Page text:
For the next year, the Meskwaki Nation is going to be watching the wind. The hope is to join forces with this power, to produce renewable energy in a manner that is friendly to Grandmother Earth. A monitoring tower installed Aug. 25 will confirm whether a wind farm can be built on the nation’s land in Iowa.
The tribe, also commonly known as the Sac and Fox Tribe of the Mississippi in Iowa, recently contracted with WPCS International, design-build engineering specialists for communications infrastructure.
“We put up a meteorological tower to measure the wind for the next year. We will analyze the data and after a year we will do a final report,” said James J. Heinz, executive vice president, with WPCS International Inc.’s St. Louis operations. The company is headquartered in Exton, Pa.
Equipment on the 250-foot tower will provide data on “what the true capacity of energy” the wind could provide, Heinz said. The data will determine the viability of installing wind turbines.
“We are now collecting data that will ultimately determine whether to put up one or more wind turbines. We know it’s in a good area; there are a lot of other meteorological towers in the area.
Photo courtesy Meskwaki Nation The anemometer, used to measure wind force and speed, was installed on the meteorological tower last summer. Wind speeds will be gathered for a year before a decision is made to erect a wind turbine.
“We take that information to the wind turbine manufacturers, and the Meskwaki Nation decides what they want to do.” Heinz said. WPCS International would furnish, install and maintain the towers under a grant from the Department of Energy.
The minimum average wind speed to produce electricity is 7.9 miles per hour, or 3.5 meters per second. “What the wind speeds are has a direct correlation to how much energy is going to be produced,” Heinz explained.
The 1,300-member Meskwaki Nation purchased 80 acres of land in 1857 and has now grown to more than 7,000 acres. The Meskwaki Nation is the only resident tribe in the State of Iowa.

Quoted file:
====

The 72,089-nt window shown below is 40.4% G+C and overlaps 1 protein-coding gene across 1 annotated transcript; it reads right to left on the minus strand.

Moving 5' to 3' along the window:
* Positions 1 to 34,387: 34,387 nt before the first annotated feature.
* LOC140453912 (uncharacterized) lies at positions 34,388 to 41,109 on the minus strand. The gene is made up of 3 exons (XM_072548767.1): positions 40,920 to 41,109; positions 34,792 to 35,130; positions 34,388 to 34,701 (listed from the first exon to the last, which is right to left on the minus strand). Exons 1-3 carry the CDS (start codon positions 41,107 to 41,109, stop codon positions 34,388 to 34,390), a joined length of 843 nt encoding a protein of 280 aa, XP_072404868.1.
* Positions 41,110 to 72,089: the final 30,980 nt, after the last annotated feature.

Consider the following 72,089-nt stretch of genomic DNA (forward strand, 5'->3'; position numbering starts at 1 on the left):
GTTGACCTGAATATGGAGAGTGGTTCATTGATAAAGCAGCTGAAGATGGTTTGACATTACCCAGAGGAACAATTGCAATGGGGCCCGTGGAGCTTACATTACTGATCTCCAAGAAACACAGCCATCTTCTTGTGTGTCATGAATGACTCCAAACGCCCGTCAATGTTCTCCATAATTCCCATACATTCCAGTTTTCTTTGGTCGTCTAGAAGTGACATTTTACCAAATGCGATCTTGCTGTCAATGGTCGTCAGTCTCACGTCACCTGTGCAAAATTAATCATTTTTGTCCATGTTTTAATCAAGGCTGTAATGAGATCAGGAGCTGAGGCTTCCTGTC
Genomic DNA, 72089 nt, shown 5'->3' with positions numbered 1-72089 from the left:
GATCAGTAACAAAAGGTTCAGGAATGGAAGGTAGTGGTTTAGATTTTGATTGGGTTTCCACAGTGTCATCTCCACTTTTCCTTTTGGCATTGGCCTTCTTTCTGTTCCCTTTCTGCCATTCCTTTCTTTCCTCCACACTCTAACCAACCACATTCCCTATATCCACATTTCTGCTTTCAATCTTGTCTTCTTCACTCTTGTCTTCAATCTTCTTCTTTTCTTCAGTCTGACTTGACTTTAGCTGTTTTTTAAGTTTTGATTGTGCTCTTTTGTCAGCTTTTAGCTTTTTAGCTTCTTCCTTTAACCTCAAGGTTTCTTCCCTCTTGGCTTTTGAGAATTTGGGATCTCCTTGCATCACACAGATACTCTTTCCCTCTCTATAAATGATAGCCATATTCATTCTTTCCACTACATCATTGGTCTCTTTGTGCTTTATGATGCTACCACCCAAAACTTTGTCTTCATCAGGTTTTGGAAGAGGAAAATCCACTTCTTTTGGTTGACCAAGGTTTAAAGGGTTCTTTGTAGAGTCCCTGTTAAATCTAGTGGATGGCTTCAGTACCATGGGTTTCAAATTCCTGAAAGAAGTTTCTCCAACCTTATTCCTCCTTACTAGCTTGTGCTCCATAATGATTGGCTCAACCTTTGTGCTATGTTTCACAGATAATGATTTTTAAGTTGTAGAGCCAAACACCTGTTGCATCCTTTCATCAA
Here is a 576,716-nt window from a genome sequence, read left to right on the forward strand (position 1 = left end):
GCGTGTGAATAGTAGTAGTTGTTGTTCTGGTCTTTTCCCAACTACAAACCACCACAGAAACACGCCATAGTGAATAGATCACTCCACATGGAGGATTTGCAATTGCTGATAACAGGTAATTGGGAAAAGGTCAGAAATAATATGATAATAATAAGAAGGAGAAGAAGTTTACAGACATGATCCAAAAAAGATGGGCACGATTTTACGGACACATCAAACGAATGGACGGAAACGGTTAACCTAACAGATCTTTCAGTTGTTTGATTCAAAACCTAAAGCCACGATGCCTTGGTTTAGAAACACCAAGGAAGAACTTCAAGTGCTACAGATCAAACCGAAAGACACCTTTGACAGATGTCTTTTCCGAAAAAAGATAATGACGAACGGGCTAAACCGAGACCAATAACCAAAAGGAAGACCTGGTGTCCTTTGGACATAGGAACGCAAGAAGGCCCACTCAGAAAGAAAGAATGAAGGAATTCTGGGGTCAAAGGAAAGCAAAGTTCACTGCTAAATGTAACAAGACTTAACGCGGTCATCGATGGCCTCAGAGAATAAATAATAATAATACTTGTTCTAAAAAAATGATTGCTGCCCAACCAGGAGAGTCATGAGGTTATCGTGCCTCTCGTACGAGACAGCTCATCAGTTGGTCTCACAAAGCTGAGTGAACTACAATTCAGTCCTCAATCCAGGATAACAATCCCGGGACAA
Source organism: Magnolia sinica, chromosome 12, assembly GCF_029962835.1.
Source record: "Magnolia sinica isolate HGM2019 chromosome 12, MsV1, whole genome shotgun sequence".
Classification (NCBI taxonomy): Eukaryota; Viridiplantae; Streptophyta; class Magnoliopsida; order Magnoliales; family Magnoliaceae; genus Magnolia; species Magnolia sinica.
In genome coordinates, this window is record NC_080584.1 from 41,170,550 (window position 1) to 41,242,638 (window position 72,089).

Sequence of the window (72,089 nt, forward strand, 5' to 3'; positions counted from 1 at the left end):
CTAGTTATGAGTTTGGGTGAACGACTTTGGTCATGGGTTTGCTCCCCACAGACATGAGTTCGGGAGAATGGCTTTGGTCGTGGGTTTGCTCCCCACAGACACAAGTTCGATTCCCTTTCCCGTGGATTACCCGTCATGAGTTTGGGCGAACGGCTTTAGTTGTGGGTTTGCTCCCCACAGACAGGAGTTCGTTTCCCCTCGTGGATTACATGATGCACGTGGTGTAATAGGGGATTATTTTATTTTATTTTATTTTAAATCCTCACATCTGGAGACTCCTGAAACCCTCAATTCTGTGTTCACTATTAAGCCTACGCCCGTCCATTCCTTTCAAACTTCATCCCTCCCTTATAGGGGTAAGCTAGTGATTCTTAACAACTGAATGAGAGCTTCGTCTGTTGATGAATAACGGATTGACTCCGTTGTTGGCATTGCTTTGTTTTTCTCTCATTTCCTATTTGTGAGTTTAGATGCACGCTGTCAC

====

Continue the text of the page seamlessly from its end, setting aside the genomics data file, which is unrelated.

Christina Blackcloud-Garcia, executive director of the Meskwaki Nation, thanked the Department of Energy for the financial assistance that allows the tribe to conduct this wind energy site assessment.
“As yet another initiative by our sovereign government, this monumental opportunity fosters the ideal of self-determination for the Meskwaki Nation.”
She said officials anticipate that wind energy generation in this area will prove feasible. After the one-year study, the Meskwaki Nation may move forward to develop and manage wind energy independently. Meskwaki GIS/Wind Energy Technician Tom Gearing, is overseeing this project.
“If the Meskwaki Nation energy movement continues, employment opportunities in this field may also arise. The Tribal Council supports conducting these alternative energy studies as an effort to expand resources for tribal members and to uphold tribal values by protecting the environment for future generations,” Blackcloud-Garcia said.
“Not only is it the Meskwaki philosophy, but also the philosophy of tribal nations in general, that our sense of responsibility must correlate with our beliefs: Natives are environmental stewards of Grandmother Earth. As the Meskwaki people continue modernizing with the 21st century through integrating renewable energy into our way of living in an efficient manner, and using our finite resources effectively, wind energy appears to be a practical effort.”
Meskwaki Historical Preservation Officer Johnathan Buffalo sees this effort as far less damaging than a continued reliance on oil and coal. In addition, the renewable wind energy method conforms with the Meskwaki teaching of taking only what the people need.
Tribal Council Liaison Donald Wanatee notes that in Vine Deloria’s understanding of the “meteorological phenomenon” in his 1995 book, “Red Earth, White Lies,” his observations recount that the natural force from above can be a friend.
“The Meskwaki people have known about this force for many generations and have continued Thunder scripts in their ceremonies of the Bear, Fox, Wolf, Eagle, Swan, Water and Thunder Clans. Our religious rituals have taught us to honor and pray to the Spirits of the Sky, the Ones-Who-Walk-The-Earth,” Wanatee said.
“The project we have undertaken is well underway, because the oral tradition is being taught and learned by the children. Many tribes are doing the same rites as before the settlement of the United States. We are accepting the technology that is available to everyone in the world to better serve our people. We have always accepted new ways of science and will make the best of scientific discoveries,” Blackcloud-Garcia said.
WPCS provides wireless communications systems for the Foxwoods Resort Casino of the Mashantucket Pequot Tribal Nation, among other work for Indian nations, but Heinz, added that “this is our first Indian reservation where we are able to do a wind study, and we are very interested in doing this for other reservations. There is grant money available to Indian nations for renewable energy, and there are a lot of Indian tribes out there that got that.”